Your Myanmar expedition. Uncover treasure, explore mystery.
The long hidden jewel of Southeast Asia, it’s time to meet the people of Myanmar. Emerging from years of political isolation, Myanmar warmly welcomes those adventurous enough to come and explore. Home to some of the most spectacular religious monuments on earth, famed rivers, old colonial grandeur now revealed from under a mysterious cloak of secrecy, catch it quick before everything changes.
An expedition here is a heady mix of ancient empires, local culture and commitment to the future. Myanmar is your adventure waiting to happen.
Some of the best bits
Warm smiles will greet you in response to this commonly shared blessing. Heavily influenced by buddhism and the Mon people, it’s neighbours India and China have also shaped Burmese culture. And remember no patting! The head is the most sacred part the body, including for children.
Sleep in a monastery
Wake to the sounds of Buddhist monks reciting their chakras and share in their calm aura. Over 90% of Myanmar’s population are practising Buddhists. Every Burmese boy aged 7-13 enters the monastery as a novice for a few weeks to set them on the path of peace.
Get to Bagan
Home to the largest concentration of Buddhist monuments in the world. Find a temples with a view of the Irriwaddy river to the west, or the mountains to the east, for a sunrise or a sunset you won’t easily forget.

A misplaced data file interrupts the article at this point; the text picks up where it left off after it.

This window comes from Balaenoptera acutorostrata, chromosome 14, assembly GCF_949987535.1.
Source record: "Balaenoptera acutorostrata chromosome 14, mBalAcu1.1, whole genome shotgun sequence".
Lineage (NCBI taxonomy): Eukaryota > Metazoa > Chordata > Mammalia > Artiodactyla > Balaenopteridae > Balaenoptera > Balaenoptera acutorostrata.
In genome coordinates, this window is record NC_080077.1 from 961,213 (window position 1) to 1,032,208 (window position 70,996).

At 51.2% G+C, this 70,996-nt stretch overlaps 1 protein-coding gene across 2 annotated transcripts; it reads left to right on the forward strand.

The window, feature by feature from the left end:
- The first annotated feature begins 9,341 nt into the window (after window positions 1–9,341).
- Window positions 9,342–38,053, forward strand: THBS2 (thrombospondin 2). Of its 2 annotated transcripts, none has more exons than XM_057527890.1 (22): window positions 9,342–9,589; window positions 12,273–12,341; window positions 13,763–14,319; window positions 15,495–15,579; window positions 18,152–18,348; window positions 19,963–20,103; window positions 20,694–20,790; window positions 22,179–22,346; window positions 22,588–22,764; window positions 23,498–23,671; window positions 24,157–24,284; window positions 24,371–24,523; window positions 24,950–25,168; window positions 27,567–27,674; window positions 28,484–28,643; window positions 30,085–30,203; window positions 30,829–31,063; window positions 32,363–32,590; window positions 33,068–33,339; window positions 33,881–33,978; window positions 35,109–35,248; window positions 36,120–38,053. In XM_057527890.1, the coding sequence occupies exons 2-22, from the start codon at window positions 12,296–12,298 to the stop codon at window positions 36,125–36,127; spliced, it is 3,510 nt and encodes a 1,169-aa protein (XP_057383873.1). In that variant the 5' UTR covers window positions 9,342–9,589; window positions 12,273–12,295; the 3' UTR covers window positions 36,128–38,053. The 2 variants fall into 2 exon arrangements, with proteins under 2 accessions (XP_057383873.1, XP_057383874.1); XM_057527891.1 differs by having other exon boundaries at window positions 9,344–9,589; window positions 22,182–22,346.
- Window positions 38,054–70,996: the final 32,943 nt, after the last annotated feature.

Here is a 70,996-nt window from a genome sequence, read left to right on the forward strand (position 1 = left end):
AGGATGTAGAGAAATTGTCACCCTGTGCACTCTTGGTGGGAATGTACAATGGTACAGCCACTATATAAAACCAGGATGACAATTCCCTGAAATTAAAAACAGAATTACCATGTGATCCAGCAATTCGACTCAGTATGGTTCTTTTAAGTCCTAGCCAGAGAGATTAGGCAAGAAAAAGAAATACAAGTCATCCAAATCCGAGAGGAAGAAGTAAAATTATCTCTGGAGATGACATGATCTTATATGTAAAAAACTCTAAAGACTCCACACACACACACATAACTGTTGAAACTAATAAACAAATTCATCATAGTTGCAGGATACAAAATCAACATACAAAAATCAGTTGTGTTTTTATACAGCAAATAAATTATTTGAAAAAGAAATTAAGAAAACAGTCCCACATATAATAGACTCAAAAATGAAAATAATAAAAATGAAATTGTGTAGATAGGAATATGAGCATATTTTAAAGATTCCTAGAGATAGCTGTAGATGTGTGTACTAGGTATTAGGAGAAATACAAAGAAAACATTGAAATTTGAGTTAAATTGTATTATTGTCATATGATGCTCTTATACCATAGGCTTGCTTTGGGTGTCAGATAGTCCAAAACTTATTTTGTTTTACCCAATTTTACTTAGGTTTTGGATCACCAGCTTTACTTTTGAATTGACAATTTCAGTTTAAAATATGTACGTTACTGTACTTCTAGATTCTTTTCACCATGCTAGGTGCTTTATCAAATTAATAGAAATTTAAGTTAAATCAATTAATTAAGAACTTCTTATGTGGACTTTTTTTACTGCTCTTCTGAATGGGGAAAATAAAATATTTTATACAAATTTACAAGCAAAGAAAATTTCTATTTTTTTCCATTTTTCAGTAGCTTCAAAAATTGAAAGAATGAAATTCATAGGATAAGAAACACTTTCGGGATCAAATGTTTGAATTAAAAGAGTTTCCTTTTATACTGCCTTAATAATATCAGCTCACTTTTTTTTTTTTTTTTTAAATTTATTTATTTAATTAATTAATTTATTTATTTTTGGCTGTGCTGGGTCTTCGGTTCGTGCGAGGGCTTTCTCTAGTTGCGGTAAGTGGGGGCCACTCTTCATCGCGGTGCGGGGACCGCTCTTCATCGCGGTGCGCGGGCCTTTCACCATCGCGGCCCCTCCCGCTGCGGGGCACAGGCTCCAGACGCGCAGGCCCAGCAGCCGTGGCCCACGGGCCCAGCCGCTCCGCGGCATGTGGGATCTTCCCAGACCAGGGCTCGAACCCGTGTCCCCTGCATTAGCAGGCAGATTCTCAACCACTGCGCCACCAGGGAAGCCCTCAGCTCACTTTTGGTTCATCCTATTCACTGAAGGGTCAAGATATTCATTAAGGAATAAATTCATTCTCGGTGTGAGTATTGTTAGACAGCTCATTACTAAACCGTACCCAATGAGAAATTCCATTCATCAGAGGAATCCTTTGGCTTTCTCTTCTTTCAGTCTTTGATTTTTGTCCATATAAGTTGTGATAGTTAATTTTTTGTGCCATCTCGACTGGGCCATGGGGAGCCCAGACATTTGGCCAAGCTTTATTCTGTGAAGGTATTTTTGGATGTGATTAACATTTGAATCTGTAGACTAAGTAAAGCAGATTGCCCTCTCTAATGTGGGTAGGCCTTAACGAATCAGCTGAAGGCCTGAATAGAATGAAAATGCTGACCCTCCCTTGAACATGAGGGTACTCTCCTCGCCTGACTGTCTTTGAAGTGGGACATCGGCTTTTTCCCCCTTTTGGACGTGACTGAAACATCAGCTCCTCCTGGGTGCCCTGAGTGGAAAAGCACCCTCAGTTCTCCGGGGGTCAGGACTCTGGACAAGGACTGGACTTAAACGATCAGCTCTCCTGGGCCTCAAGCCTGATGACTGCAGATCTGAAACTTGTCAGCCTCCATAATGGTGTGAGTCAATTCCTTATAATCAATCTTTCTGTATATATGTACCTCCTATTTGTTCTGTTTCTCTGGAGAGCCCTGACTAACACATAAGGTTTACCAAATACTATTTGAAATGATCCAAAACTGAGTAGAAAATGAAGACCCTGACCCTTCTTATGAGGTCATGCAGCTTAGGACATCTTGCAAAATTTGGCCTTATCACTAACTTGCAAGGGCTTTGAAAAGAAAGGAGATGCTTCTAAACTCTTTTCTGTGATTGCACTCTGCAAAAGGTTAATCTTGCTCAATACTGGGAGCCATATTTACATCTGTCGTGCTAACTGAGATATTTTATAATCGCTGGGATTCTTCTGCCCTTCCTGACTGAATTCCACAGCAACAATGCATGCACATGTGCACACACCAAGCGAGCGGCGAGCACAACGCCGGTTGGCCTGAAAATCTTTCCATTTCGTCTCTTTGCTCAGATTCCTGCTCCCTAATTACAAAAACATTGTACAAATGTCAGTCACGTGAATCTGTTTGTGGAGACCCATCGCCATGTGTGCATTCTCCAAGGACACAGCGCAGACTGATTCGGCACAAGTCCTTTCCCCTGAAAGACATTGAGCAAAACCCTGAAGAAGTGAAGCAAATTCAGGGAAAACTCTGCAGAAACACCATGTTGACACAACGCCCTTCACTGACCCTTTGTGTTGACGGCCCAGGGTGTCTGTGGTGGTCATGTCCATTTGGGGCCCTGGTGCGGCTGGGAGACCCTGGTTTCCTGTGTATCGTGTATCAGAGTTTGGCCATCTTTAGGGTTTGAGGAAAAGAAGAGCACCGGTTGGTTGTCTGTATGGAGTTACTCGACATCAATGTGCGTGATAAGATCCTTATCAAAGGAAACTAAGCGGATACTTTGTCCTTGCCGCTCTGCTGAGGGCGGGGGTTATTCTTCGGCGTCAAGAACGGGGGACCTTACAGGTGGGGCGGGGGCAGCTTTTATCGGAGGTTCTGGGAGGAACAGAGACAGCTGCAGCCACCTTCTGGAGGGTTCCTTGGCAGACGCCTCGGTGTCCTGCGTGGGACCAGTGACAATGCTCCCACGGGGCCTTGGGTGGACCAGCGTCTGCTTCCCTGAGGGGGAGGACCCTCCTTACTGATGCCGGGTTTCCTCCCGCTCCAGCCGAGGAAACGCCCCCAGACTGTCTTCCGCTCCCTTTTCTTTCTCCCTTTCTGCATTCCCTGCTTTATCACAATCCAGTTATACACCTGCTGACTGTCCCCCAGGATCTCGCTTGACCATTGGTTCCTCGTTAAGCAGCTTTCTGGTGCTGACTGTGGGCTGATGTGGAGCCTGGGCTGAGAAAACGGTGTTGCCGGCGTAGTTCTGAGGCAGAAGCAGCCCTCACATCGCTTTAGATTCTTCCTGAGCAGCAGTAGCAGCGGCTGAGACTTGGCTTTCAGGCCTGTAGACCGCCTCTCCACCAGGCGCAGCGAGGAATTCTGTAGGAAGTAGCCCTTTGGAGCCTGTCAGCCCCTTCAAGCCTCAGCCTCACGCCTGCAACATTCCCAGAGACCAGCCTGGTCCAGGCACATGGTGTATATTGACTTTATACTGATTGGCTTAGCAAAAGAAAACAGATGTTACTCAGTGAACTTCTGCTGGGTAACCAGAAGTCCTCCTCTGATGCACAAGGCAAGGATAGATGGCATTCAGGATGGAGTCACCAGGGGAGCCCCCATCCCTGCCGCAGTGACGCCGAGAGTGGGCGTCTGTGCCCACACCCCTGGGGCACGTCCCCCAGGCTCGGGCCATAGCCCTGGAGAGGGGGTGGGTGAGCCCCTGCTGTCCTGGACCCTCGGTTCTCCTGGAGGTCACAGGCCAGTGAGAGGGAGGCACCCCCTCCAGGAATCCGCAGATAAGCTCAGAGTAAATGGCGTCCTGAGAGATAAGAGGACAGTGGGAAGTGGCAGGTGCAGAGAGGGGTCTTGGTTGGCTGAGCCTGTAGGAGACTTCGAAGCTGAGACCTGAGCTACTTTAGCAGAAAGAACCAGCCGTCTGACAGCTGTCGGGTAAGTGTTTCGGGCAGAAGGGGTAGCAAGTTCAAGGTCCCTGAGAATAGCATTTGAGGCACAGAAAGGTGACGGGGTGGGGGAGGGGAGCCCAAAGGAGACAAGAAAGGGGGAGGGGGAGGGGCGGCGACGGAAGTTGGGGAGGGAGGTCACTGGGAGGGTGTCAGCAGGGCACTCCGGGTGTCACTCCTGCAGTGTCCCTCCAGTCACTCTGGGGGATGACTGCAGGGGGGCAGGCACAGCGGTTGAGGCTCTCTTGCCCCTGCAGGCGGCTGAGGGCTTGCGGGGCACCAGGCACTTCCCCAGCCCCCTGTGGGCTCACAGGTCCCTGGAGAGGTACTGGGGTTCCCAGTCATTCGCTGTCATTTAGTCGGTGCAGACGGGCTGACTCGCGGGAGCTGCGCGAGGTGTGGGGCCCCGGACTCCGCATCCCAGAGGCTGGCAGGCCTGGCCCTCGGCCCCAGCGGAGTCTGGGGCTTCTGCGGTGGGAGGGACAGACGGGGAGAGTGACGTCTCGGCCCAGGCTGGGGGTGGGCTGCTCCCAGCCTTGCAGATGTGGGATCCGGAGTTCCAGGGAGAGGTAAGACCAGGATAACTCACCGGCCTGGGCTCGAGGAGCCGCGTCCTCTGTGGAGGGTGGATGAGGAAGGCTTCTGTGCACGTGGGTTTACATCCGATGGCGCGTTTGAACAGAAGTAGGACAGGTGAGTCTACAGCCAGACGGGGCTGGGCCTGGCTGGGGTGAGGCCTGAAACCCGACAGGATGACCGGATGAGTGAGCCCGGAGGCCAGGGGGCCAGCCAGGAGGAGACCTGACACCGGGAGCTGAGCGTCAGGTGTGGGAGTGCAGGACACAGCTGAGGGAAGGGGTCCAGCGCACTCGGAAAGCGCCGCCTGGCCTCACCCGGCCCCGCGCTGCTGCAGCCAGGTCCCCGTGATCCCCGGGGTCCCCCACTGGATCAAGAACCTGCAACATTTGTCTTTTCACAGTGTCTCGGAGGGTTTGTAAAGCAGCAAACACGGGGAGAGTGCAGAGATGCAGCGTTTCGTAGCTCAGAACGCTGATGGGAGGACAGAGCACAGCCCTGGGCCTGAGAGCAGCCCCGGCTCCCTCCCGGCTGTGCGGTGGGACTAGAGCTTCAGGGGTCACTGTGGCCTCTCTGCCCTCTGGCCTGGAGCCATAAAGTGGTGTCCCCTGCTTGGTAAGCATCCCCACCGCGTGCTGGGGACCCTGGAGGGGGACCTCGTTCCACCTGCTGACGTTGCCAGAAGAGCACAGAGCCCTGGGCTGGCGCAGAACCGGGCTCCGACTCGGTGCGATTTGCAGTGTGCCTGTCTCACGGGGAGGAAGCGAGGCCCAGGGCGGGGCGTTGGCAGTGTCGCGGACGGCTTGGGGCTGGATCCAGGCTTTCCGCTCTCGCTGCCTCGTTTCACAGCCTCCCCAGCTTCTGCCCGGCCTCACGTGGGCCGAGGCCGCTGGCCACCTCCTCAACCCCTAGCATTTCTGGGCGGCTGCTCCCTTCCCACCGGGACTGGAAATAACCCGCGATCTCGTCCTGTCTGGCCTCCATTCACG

Try one-legged rowing
Hop on a long tail boat to visit floating villages, stilt houses, markets and floating gardens. On the water witness the Intha practise their one-legged paddling while they fish – a skill they have been refining for hundreds of years.
Find your feet in Yangon
A relic of Myanmar’s colonial past, marvel at the once grand architecture, bask in the glimmering golden temples and live the bustle of the markets.
“The experience of organising and executing our own trip has undoubtedly left us ready to explore more parts of the world we wouldn’t normally think of travelling to!”
“Where do I start? It’s the little things that I remember, like being invited to a Burmese wedding, a porter who had the most amazing and infectious laugh and feeding an old elephant banana stems straight into its mouth.”